7. Does the bus company have the required public liability insurance?
  8. What procedures exist for roadside emergencies and breakdowns?
  9. What is the company’s accident history?
  10. Does the bus company subcontract for equipment and/or drivers? If so, they should provide you with the name of the second bus company so you can check its background as well.

To help ensure that the company you are selecting is qualified, you may need to enlist the help of someone who understands the answers. Whether you rely on an existing vendor or choose a new charter transportation company, you should always make sure that their safety record is satisfactory. The U.S. Department of Transportation keeps records on every bus company that operates in more than one state. To access this information, all you need is the company’s U.S. DOT number.

Using the FMCSA “Company or USDOT Lookup”, you will find an up-to-date history on the company including:

  • Whether the company has authority to transport passengers in interstate commerce;
  • The company’s accident history, safety rating and insurance status;
  • The company’s performance during roadside inspections; and
  • Whether the company has been examined by law enforcement or a regulatory professional.

It is also important to understand that there are many federal regulations in place for interstate operators and how those states apply similar regulations for their intrastate operators. This could range from the number of hours a driver can operate a bus to medical standards that bus drivers should follow. If you experience an unsafe trip in which students are injured or, you believe, endangered by the actions of the bus company, call 1-888-DOT-SAFT (1-888-368-7238).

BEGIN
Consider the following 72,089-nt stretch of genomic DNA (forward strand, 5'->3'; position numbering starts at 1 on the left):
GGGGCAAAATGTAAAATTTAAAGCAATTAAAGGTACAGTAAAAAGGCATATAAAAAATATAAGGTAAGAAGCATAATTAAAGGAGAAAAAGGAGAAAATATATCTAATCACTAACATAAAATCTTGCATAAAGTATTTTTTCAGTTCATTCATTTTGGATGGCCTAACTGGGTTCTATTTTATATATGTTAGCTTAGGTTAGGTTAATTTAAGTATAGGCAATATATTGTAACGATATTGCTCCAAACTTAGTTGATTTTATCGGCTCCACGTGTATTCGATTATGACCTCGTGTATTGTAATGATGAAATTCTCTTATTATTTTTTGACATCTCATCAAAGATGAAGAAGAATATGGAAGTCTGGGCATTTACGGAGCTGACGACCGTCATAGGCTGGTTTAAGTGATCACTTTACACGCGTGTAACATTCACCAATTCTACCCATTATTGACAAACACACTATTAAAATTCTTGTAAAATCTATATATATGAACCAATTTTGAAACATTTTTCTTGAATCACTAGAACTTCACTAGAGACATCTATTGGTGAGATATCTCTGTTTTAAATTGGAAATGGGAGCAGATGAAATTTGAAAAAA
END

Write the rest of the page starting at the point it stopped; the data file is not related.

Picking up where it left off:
These posts are for informational purposes only and should not be considered as specific financial, legal or tax advice. Depending on your individual circumstances, the strategies discussed in this post may not be appropriate for your situation. Always consult your legal or tax professionals for specific information regarding your individual situation. In providing such information, Great American does not warrant that all potential hazards or conditions have been evaluated or can be controlled. The liability of Great American Insurance Company is limited to the terms, limits and conditions of the insurance policies underwritten.  © 2024 Great American Insurance Company. All Rights Reserved. Great American Insurance Group’s member companies are subsidiaries of American Financial Group, Inc. (AFG). AFG is a holding company whose common stock is listed on the New York Stock Exchange. Policies are underwritten by Great American Insurance Company, an authorized insurer in all 50 states and the DC. Please see Great American Insurance Company’s Legal Disclosures/Terms and Conditions here.